It’s that time of year when the work on the farm is slowly ramping up. It is planning time, seeding time, mulching time, tool-cleaning and sharpening time, compost making time, and organizing time. But it is also weeding time, watering time, and time to make sure the basics are in: the fence is up, the watering system is ready, the tractor is maintained. Soon it will be time to cut down the grass, till up the soil, transplant the first round of plants from the greenhouse, and seed the first round of seeds in the soil.
Already, we’ve started to cut back some of the very thickly growing cover crop to make room for about 700 strawberry plants that will be going into the ground within 2 weeks. Most of these plants were collected last year from runners that grew from the first round of planting, which were collected from runners from the previous year’s crop. We’re slowly expanding our strawberry area and hope to in a year or so have about half the 1/2-acre plot be strawberries.
Emphasis here is on the word “slow”. I really liked Joel Salatin’s Dad’s saying about how “it’s so easy to drive up ahead of your headlights”. With farming, that seems like such an apt metaphor, because the tendency in the beginning of the season is to over plant and generally bite off more than you can chew. It happens so often. But with living things that have specific needs, sometimes the ball gets dropped and an entire batch of something doesn’t make it into the ground, or doesn’t get weeded, watered, or even harvested! There just isn’t enough time to do it all, sometimes. Plus, on a farm, there are so many unknowns and nothing is certain. It’s very easy to sit down with a piece of paper, surrounded by 4 walls and a roof, and draw out a plan for the farm. Even better, make some spreadsheets, or use some fancy farm planning software, and soon enough, golly – that farm plan sure does look polished and crisp. Its gonna be a good year! But its a whole different world out there in the wilderness of bugs and slugs and soil and ice, floods, searing sun, high winds, raccoons, possums, birds, deer, and gophers. Where it’s so often simply a combination of good timing, good luck, and experience (in that order) that makes it work.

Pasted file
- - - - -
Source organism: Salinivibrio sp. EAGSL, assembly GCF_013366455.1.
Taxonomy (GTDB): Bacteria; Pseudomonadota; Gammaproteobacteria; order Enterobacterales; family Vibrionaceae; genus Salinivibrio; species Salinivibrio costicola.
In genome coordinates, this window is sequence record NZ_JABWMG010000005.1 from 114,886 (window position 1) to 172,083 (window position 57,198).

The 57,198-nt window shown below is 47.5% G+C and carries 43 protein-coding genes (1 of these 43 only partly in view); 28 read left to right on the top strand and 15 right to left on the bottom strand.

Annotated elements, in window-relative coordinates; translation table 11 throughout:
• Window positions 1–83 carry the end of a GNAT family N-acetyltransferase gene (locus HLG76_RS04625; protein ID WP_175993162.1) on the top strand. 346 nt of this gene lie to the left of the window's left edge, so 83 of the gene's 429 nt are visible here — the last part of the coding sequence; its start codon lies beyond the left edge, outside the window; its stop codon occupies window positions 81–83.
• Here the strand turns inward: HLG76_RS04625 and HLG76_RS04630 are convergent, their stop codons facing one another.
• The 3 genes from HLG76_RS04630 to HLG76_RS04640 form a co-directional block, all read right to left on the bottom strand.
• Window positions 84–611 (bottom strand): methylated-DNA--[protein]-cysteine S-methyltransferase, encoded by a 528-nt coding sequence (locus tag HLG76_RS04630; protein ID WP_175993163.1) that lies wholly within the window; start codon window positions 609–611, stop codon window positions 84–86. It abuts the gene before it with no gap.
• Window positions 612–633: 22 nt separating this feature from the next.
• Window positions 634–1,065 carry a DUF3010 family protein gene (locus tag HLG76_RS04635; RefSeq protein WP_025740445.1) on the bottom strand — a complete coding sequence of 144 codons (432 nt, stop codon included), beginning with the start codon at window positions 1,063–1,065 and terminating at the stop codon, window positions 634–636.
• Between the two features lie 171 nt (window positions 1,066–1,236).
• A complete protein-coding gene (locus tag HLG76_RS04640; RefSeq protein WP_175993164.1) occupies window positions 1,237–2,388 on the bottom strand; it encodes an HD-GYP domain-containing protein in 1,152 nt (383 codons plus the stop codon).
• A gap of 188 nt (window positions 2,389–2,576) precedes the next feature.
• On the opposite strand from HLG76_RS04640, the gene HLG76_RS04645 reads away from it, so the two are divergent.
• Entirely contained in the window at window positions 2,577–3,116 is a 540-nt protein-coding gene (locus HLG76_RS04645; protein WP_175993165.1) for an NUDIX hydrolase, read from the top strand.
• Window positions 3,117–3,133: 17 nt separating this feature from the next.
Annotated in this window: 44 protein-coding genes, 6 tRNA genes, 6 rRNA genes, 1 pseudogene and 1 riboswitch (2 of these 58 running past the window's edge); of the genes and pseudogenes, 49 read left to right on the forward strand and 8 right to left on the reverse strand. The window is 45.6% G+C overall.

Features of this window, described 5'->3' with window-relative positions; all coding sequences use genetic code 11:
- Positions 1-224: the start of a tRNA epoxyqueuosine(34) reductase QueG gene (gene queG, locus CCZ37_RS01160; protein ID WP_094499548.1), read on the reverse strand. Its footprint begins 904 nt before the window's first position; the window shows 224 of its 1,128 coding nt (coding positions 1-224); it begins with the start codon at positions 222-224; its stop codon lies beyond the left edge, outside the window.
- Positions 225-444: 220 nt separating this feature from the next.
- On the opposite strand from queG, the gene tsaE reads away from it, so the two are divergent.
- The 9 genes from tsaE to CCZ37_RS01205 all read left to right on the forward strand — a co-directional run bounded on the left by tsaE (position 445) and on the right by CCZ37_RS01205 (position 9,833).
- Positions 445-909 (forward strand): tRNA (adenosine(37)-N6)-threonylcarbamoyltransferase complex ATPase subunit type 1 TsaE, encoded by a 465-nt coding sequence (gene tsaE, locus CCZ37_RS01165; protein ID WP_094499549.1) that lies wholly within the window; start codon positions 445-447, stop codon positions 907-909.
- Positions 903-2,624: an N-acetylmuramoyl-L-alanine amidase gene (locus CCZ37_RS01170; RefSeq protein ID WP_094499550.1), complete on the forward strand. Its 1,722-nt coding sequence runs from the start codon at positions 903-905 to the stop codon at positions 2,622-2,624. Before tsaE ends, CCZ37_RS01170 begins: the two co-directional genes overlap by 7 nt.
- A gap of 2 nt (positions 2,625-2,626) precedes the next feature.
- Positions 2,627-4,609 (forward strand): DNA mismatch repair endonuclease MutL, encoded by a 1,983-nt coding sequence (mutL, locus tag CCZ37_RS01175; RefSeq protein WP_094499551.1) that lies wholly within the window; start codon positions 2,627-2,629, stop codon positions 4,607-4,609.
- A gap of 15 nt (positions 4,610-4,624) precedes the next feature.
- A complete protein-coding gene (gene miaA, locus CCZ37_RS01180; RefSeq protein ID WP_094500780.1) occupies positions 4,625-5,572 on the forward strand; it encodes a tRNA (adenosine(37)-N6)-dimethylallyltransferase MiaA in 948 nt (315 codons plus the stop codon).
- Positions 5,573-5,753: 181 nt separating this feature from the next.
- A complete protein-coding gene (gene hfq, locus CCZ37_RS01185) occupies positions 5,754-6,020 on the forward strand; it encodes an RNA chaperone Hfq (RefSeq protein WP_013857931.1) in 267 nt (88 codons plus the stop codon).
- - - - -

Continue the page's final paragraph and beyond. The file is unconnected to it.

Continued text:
With something like strawberries, its hard to invest lots of space, time, money and other more intangibles like hope and excitement, only to find that they don’t do so well in our soil or that they get a disease and die, or that we can’t sell them because they’ve all got little chunks eaten out of them by bugs. Luckily, we’ve been trying a whole lot of different things and although we have had some problems with strawberries (as in its not hot enough and they don’t do really well in our climate and the slugs love them as much as we do), we like them nevertheless and it seems like a thing worth dedicating some more space to. Also, it is well known that after about the second year, their yields really do take off for about 2 years. We haven’t even surpassed one year yet with our strawberry patch, so this will be new territory for us with the strawberries.
We spent a lot of effort just deciding which variety would be most suitable. Prior to about 10-15 years ago, there was only really one type of strawberry – what are known as June bearing. And then someone at a university in the midwest got the idea to breed this type with a wild variety and the “everbearing” strawberry was born. The great thing about the June bearing varieties is the unbeatable taste – there’s not much comparison. But they all ripen within 2-3 weeks and then they’re done for the rest of the season. The everbearing varieties, on the other hand, still taste amazing and bear at a more gentle rate and for months instead of for a couple of weeks. So we went with the everbearing variety and these seem to be right for us.
We’ve trialed the “Cameron” variety, the “Seascape” variety and the “Albion” variety. The Albion seemed to do the best, so we’ve stuck with them. The others were tasty, but not as vigorous. The first season’s fruit of the Seascape was incredible and delicious, but it didn’t bear as much over a period of time and was more similar to the June bearing. Albion had a tart and sweet flavor, was resistant to most disease (we didn’t get any diseases…keeping our fingers crossed), and the plants were overall very hardy. We do tend to not pamper our plants, so hardiness is a very good attribute. One problem for us though, is slugs. We tend to pick the strawberries a bit on the tart side because if we wait just 6-8 hours, they’ll be slug food. Somehow, the slugs have really good taste in strawberries, and like them best when they are ripe – just like us. We also try to pick them in the morning. Supposedly, they last longest if picked early in the morning, and they taste sweetest when picked mid-day (although they don’t last very long). Since they still taste delicious in the morning and they last longer, we go with this method. Additionally, this year we may experiment with a groundbreaking new method for protecting them from mold: hot water. If sprayed with hot water, strawberries (and other berries) will last several days longer due to the decrease in molds and bacteria on the berries. I wonder if the hot water washes off the berries delicious taste? We’ll have to do some taste tests this year to find out.